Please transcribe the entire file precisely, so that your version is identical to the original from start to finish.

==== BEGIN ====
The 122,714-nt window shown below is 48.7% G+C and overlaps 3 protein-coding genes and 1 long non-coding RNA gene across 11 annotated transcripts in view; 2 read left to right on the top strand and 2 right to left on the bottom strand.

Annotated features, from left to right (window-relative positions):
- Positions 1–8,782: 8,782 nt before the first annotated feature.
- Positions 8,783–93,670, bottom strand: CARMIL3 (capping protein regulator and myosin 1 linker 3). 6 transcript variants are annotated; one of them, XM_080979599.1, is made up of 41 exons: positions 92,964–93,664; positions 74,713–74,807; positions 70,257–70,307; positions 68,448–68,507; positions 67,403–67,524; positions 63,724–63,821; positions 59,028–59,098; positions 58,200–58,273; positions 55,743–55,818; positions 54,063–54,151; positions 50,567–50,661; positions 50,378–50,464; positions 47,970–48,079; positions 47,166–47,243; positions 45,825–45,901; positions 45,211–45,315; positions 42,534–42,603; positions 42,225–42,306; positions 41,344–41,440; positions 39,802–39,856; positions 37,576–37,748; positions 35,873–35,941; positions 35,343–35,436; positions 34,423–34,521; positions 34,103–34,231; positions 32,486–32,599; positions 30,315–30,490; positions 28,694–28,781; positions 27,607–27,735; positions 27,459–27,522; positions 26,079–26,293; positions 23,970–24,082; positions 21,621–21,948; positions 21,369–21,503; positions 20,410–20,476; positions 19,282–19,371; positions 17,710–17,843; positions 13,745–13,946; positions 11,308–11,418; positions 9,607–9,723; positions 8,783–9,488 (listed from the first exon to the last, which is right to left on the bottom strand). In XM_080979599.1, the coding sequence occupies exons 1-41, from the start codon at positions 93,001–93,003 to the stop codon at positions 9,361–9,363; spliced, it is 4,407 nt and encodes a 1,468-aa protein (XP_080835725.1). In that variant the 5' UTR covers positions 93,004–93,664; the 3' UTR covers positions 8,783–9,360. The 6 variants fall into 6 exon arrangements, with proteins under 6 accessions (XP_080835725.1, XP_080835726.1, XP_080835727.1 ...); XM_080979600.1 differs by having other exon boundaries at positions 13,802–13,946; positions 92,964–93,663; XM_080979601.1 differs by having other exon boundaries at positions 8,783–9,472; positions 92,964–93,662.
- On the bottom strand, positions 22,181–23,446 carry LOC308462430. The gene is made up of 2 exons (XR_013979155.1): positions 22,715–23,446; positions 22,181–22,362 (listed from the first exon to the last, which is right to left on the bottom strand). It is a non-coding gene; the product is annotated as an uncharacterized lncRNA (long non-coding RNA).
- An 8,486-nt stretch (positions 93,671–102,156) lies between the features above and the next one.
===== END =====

The 122,714-nt window shown below is 48.7% G+C and overlaps 3 protein-coding genes and 1 long non-coding RNA gene across 11 annotated transcripts in view; 2 read left to right on the top strand and 2 right to left on the bottom strand.

Annotated features, from left to right (window-relative positions):
- Positions 1–8,782: 8,782 nt before the first annotated feature.
- Positions 8,783–93,670, bottom strand: CARMIL3 (capping protein regulator and myosin 1 linker 3). 6 transcript variants are annotated; one of them, XM_080979599.1, is made up of 41 exons: positions 92,964–93,664; positions 74,713–74,807; positions 70,257–70,307; positions 68,448–68,507; positions 67,403–67,524; positions 63,724–63,821; positions 59,028–59,098; positions 58,200–58,273; positions 55,743–55,818; positions 54,063–54,151; positions 50,567–50,661; positions 50,378–50,464; positions 47,970–48,079; positions 47,166–47,243; positions 45,825–45,901; positions 45,211–45,315; positions 42,534–42,603; positions 42,225–42,306; positions 41,344–41,440; positions 39,802–39,856; positions 37,576–37,748; positions 35,873–35,941; positions 35,343–35,436; positions 34,423–34,521; positions 34,103–34,231; positions 32,486–32,599; positions 30,315–30,490; positions 28,694–28,781; positions 27,607–27,735; positions 27,459–27,522; positions 26,079–26,293; positions 23,970–24,082; positions 21,621–21,948; positions 21,369–21,503; positions 20,410–20,476; positions 19,282–19,371; positions 17,710–17,843; positions 13,745–13,946; positions 11,308–11,418; positions 9,607–9,723; positions 8,783–9,488 (listed from the first exon to the last, which is right to left on the bottom strand). In XM_080979599.1, the coding sequence occupies exons 1-41, from the start codon at positions 93,001–93,003 to the stop codon at positions 9,361–9,363; spliced, it is 4,407 nt and encodes a 1,468-aa protein (XP_080835725.1). In that variant the 5' UTR covers positions 93,004–93,664; the 3' UTR covers positions 8,783–9,360. The 6 variants fall into 6 exon arrangements, with proteins under 6 accessions (XP_080835725.1, XP_080835726.1, XP_080835727.1 ...); XM_080979600.1 differs by having other exon boundaries at positions 13,802–13,946; positions 92,964–93,663; XM_080979601.1 differs by having other exon boundaries at positions 8,783–9,472; positions 92,964–93,662.
- On the bottom strand, positions 22,181–23,446 carry LOC308462430. The gene is made up of 2 exons (XR_013979155.1): positions 22,715–23,446; positions 22,181–22,362 (listed from the first exon to the last, which is right to left on the bottom strand). It is a non-coding gene; the product is annotated as an uncharacterized lncRNA (long non-coding RNA).
- An 8,486-nt stretch (positions 93,671–102,156) lies between the features above and the next one.